3 Alarming Reasons You Should Not use Spray Sunscreen
Posted on 30 July 2015
With squirming children, spray sunscreen seems like a convenient idea, and they make up a big portion of the sunscreen market. But they may pose serious inhalation risks, and they make it too easy to apply too little or miss a spot. Here are the top 3 alarming reasons you shouldn’t use spray sunscreen, with a list of the top offenders.
1. Spray Sunscreens Can Be Inhaled
“We don’t recommend that consumers use these products,” explains Environmental Working Group’s Senior Scientist Dave Andrews. “There are inhalation concerns as you are breathing in these sunscreen ingredients when you apply them.” This is especially true with children, who rarely stay still during sunscreen application.
2. Difficult to Get Adequate Coverage
With spray sunscreens, it’s difficult to get an adequate coating on your skin, or to even verify that an adequate amount is being applied.
"You don't get an even layer from spray sunscreens unless you rub it in," says Dermatologist, skin cancer specialist and Little Leaves co-founder Dr. Carlos Gomez-Meade. "In fact, you need to spray and rub it in three separate times to get an even layer for adequate sun protection."
3. Certain Chemicals Can Disrupt the Hormonal System or Even Cause Cancer
Here are two chemicals to look out for in spray sunscreens.
Oxybenzone penetrates the skin, gets into the bloodstream, and could potentially act like estrogen in the body. It can trigger allergic skin reactions. Some research studies, while not conclusive, have linked higher concentrations of oxybenzone to disorders, including endometriosis in older women and, lower birth weights in newborn girls.
Retinyl palmitate, a form of vitamin A. On sun-exposed skin, retinyl palmitate may speed development of skin tumors and lesions, according to government studies (NTP 2012).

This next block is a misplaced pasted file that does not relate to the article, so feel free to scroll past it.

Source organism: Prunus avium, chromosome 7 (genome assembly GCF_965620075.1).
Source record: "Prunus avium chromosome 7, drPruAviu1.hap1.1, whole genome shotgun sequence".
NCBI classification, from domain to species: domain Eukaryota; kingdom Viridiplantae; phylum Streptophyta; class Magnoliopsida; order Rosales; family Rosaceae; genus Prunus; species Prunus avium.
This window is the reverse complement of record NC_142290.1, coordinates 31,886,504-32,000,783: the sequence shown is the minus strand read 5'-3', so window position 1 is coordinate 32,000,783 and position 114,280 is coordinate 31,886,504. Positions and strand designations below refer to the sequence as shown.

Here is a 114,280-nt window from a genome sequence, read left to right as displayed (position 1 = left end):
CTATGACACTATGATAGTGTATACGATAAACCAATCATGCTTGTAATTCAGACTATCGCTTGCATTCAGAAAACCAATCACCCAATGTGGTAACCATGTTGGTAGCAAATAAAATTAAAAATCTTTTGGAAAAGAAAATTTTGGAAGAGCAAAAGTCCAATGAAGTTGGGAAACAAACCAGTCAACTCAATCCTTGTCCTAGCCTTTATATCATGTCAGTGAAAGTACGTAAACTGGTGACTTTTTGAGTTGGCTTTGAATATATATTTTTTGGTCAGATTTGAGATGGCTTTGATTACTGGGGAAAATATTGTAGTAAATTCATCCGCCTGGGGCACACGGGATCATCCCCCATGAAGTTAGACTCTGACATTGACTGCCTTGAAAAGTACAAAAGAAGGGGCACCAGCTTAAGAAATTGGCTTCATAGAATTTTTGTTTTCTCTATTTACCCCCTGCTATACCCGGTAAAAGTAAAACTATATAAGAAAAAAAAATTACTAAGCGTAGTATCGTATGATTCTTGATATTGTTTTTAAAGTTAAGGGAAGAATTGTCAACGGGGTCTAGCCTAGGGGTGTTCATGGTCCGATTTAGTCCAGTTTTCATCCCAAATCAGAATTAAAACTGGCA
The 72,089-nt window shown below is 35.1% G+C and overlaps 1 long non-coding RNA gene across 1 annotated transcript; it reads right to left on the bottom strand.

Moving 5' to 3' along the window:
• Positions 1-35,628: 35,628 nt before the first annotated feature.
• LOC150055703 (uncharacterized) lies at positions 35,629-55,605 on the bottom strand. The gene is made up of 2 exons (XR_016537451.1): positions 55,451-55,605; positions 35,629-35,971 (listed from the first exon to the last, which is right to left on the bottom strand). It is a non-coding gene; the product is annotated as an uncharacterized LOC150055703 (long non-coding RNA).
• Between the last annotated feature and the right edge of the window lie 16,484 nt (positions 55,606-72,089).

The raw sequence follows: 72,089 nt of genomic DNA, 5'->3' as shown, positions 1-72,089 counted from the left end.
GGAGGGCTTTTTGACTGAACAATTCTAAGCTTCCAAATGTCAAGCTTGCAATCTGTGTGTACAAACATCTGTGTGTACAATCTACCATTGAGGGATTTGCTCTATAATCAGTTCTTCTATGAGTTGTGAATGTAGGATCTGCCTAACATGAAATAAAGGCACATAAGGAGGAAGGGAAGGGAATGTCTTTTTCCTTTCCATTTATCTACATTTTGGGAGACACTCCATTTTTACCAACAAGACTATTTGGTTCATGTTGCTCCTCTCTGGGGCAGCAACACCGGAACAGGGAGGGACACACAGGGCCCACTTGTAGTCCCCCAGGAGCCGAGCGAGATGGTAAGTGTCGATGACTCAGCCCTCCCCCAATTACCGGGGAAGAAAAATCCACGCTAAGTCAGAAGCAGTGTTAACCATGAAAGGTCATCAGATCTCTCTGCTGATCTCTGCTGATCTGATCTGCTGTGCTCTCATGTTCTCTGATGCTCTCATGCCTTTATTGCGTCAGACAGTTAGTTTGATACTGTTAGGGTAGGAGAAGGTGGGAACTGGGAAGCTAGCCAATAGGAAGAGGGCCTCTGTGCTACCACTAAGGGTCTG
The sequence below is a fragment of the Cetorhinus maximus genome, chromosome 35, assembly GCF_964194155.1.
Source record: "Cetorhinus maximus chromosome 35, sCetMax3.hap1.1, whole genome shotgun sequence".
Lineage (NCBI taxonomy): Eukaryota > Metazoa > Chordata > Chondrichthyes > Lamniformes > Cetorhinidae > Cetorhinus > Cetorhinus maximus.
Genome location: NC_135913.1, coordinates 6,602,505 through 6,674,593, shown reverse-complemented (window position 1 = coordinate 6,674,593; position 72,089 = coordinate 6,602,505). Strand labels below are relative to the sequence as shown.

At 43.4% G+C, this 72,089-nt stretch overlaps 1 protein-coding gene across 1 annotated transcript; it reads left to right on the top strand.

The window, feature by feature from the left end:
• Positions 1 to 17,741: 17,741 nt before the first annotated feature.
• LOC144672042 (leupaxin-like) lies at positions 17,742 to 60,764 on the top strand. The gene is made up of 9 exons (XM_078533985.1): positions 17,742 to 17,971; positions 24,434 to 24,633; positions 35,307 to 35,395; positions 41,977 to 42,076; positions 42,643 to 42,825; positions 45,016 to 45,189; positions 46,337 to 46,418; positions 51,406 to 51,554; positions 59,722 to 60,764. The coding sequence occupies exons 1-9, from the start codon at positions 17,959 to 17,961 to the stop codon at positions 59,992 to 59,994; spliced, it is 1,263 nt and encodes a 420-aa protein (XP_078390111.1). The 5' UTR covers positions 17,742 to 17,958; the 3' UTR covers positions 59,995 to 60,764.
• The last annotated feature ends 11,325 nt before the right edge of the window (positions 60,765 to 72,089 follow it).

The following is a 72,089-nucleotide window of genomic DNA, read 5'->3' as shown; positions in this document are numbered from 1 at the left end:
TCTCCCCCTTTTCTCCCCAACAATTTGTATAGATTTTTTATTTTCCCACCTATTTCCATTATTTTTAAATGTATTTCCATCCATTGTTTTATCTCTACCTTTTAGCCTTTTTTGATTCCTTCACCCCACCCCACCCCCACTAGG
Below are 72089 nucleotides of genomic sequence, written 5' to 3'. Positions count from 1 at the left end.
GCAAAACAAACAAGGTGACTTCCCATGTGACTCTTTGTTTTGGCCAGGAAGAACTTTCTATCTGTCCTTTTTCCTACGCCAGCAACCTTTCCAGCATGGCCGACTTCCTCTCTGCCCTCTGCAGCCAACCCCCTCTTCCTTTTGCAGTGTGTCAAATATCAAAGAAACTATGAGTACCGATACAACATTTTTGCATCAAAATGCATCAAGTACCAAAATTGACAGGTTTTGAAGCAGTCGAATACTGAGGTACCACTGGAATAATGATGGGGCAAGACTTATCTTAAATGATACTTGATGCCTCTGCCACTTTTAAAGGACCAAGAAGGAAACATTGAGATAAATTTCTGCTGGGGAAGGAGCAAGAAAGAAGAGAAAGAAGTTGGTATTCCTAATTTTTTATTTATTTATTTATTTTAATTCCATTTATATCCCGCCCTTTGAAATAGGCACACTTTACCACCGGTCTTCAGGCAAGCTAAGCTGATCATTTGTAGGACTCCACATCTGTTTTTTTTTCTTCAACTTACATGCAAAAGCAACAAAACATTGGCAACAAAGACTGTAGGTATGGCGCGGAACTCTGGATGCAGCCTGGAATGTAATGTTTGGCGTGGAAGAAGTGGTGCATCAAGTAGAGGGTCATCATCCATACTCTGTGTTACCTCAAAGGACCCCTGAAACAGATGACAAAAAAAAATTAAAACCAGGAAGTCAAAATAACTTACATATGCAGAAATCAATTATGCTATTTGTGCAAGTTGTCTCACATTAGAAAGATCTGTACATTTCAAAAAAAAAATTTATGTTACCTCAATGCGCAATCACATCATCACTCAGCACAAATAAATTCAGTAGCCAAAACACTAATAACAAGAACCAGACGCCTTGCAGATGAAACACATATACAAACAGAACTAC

There is no such thing as SPF protection over 50
The FDA has long contended that SPF higher than 50 is “inherently misleading” (FDA 2007). Australian authorities cap SPF values at 30; European and Japanese regulators at 50 (Osterwalder 2009b), and Canada allows a maximum of “50+”. The FDA proposed a regulation to prohibit labels higher than SPF 50+, but the agency has not put it into force. (FDA 2012)
Related reading: What’s Wrong with High SPF
EWG Sunscreen Hall of Shame
The Environmental Working Group has a list of the 2015 Sunscreen Hall of Shame. Some sunscreens are not only a waste of money and time, but also potentially harmful.
Read the full list here.
11 Worst Sunscreens for Kids
Banana Boat Clear UltraMist Kids Max Protect & Play Continuous Spray Sunscreen, SPF 110
Coppertone Kids Sunscreen Lotion, SPF 70
Coppertone Kids Sunscreen Stick, SPF 55
Coppertone Kids Wacky Foam Foaming Lotion Sunscreen, SPF 70+
Coppertone Water Babies Sunscreen Lotion, SPF 70+
Coppertone Water Babies Sunscreen Stick, SPF 55
Equate Kids Sunscreen Stick, SPF 55
Kroger Baby Sunscreen Lotion, SPF 70
Kroger Kids Sunscreen Lotion, SPF 70
Neutrogena Wet Skin Kids Beach & Pool Sunblock Spray, SPF 70+
Up & Up Kid’s Sunscreen Stick, SPF 55
Healthy Sunscreen Solutions for Kids
Mama Natural provides a comprehensive article about the best sunscreens for kids.
Little Leaves sun protective clothing was featured in this Mama Natural vlog. By using sun protective clothing, you can minimize your child’s sun exposure, and areas to apply sunscreen. Convenient and cost effective, sun protective clothing is 100% effective in protecting your child from sunburn and skin damage!